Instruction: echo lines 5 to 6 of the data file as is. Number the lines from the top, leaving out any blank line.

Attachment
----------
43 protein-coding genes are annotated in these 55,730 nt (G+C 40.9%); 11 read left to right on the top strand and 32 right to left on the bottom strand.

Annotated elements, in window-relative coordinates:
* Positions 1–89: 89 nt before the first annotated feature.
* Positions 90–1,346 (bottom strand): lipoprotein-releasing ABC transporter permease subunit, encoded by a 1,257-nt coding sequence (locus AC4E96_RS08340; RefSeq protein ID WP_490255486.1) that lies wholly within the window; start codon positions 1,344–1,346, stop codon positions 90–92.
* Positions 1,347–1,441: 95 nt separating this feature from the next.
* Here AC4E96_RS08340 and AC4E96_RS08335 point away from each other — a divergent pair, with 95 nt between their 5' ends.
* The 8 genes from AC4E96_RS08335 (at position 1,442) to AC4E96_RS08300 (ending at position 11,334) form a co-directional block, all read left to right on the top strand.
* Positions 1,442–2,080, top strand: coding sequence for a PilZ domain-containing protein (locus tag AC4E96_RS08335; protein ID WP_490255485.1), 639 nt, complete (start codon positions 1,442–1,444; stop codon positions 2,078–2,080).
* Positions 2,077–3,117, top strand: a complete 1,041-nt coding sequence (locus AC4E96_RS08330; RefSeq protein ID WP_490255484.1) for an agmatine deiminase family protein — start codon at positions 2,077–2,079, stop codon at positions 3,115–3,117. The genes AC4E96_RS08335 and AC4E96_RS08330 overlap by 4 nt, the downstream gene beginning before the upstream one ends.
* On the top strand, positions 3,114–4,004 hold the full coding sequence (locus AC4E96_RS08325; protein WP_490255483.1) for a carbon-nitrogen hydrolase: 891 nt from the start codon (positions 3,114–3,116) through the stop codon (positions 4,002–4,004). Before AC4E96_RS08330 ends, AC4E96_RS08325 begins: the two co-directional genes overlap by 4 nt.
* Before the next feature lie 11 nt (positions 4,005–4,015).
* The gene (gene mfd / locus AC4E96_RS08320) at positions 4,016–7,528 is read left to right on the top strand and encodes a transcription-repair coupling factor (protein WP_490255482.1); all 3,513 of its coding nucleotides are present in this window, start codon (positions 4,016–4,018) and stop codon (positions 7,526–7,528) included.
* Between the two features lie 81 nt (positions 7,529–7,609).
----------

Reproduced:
* Positions 1,347–1,441: 95 nt separating this feature from the next.
* Here AC4E96_RS08340 and AC4E96_RS08335 point away from each other — a divergent pair, with 95 nt between their 5' ends.